Fire fuel found to diminish in ageing Great Western Woodlands

February 6, 2014 by Chris Thomas
Fire fuel found to diminish in ageing Great Western Woodlands
“The legacy of fires that have occurred in the GWW over the past few decades means that large areas will soon be passing into a stage of post-fire development with higher fuel availability," Dr Prober says. Credit: Sydney Oats

Research looking at vegetation structure changes in gimlet (Eucalyptus salubris) woodlands has provided insights into how time affects fuel availability for fire and habitat for biodiversity.

A study by Drs Carl Gosper, Colin Yates and Suzanne Prober from the Department of Parks and Wildlife and CSIRO Ecosystem Sciences measured the effects of "time-since-fire" on the 16 million ha Great Western Woodlands (GWW).

The GWW is the largest remaining area of intact Mediterranean-climate woodland on Earth, stretching from the edge of the Wheatbelt to Kalgoorlie-Boulder through to north-east deserts and the Nullarbor Plain.

The area was a focus for the research because of its international significance and supported by the GWW Conservation Strategy and Terrestrial Ecosystem Research Network.

With fire shaping vegetation composition and diversity, researchers sought to understand how vegetation communities change with and without fire over time.

They used a "space for time" approach by selecting gimlet woodlands burnt at different times, ranging from about five to 400-plus years ago and then comparing their characteristics.

"This assumes the woodlands would be much the same, other than differences due to time-since-fire, so we were careful to select sites similar in most other parameters, such as climate," Dr Prober says.

"To estimate how long ago the woodland was burnt, we used a combination of satellite imagery, tree rings and tree diameter.

"Once we selected this set of about 70 sites, we then measured many different things, such as plant composition and diversity, litter cover and dead trees."

The most important result, according to Dr Prober, was finding that fuel availability peaked at intermediate times since fire—about 35 to 150-plus years ago—and was lower in old growth woodland.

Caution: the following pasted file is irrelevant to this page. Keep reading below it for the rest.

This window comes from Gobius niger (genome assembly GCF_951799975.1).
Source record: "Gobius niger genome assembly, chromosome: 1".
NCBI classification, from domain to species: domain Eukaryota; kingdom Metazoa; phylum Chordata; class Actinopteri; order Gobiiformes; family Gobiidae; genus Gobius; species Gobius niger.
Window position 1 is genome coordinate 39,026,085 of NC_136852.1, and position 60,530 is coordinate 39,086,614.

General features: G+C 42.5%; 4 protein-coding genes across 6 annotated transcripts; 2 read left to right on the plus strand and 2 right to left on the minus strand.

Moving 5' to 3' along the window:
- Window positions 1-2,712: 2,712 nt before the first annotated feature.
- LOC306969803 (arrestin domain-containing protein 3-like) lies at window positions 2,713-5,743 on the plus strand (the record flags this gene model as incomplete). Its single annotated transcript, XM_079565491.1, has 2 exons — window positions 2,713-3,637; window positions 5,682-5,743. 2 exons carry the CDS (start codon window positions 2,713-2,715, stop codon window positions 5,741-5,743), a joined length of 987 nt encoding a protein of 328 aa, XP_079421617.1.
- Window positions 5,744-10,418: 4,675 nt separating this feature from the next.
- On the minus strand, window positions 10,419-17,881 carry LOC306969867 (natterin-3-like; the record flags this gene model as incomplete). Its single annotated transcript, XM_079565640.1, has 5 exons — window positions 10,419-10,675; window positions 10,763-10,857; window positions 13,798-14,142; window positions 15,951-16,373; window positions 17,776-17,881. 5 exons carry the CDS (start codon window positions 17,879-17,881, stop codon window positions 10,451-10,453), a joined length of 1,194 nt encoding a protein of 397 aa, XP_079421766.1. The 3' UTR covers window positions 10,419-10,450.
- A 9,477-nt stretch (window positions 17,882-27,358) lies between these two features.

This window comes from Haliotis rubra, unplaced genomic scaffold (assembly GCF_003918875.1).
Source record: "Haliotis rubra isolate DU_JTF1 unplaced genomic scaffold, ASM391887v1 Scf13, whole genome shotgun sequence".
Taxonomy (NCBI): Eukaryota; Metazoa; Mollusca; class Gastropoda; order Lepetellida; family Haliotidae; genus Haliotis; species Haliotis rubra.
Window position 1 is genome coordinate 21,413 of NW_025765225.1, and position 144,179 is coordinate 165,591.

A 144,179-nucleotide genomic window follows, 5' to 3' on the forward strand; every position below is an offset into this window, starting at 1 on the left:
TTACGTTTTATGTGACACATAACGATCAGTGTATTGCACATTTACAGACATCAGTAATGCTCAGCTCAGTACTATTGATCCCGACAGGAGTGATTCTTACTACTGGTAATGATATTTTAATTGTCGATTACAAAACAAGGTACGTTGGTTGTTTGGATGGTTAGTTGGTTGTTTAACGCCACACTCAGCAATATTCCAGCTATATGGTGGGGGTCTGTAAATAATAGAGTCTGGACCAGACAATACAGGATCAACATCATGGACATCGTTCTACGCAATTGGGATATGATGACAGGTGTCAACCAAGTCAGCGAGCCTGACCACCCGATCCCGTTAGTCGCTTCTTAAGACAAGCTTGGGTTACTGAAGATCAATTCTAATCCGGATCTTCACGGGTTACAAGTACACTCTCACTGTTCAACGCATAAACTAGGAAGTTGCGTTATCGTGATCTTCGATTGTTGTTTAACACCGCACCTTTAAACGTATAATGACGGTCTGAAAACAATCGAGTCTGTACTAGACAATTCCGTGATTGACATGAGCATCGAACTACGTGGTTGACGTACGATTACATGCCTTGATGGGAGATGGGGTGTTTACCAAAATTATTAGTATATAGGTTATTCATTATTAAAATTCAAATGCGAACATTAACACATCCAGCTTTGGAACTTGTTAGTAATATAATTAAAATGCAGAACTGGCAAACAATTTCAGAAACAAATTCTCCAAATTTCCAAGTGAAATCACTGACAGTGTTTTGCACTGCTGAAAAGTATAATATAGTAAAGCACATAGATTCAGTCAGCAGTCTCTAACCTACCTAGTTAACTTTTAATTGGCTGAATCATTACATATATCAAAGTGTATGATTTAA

For a burnt woodland to return to an old-growth state, this means it needs to pass through a long period where it is more prone to fire without being burnt.

"Another result of interest was that we did not observe significant tree mortality in old growth stands," Dr Prober says.

"There's no indication old growth stands are becoming moribund and need to be burnt.

"The legacy of fires that have occurred in the GWW over the past few decades means that large areas will soon be passing into a stage of post-fire development with higher fuel availability.

"From a management point-of-view, the dramatic changes in with time-since-fire have important implications for biodiversity."

As a result, Dr Gosper says it would be desirable to have a significant proportion of gimlet woodland within the GWW in a long unburnt state for biodiversity conservation.

Explore further: Presence of snails points to forest recovery

Related Stories

Presence of snails points to forest recovery

February 16, 2010

A team of Catalan researchers has studied the changes in the make-up of animal populations following forest fires, and have concluded that malacological fauna are a good indicator of forest recovery. The conclusions of this ...

Future fire -- still a wide open climate question

July 7, 2011

How the frequency and intensity of wildfires and intentional biomass burning will change in a future climate requires closer scientific attention, according to CSIRO's Dr Melita Keywood.

79 years of monitoring demonstrates dramatic forest change

January 6, 2014

Long-term changes to forests affect biodiversity and how future fires burn. A team of scientists led by Research Ecologist Dr. Eric Knapp, from the U.S. Forest Service's Pacific Southwest Research Station, found dramatic ...

Savanna vegetation predictions best done by continent

January 30, 2014

A "one-size-fits-all" model to predict the effects of climate change on savanna vegetation isn't as effective as examining individual savannas by continent, according to research published in Science this week.

Recommended for you

Methane production reduced in ruminants

May 3, 2016

Researchers at the Spanish National Research Council (CSIC) have taken part in a study of the effect of one molecule, 3-nitrooxypropanol, in inhibiting methane production in ruminants. The work has been published in the Proceedings ...

Hurricanes key to carbon uptake by forests

May 2, 2016

While hurricanes are a constant source of worry for residents of the southeastern United States, new research suggests that they have a major upside—counteracting global warming.

Learning from El Niño as La Niña Odds Rise

May 2, 2016

Although El Niño is weakening, its ramifications continue to be felt around the world. Drought and resulting food insecurity is one of the major implications for southeast Asia, eastern and southern Africa, Central America ...

How much does groundwater contribute to sea level rise?

May 2, 2016

Groundwater extraction and other land water contribute about three times less to sea level rise than previous estimates, according to a new study published in the journal Nature Climate Change. The study does not change the ...

0 comments

Please sign in to add a comment. Registration is free, and takes less than a minute. Read more

Click here to reset your password.
Sign in to get notified via email when new comments are made.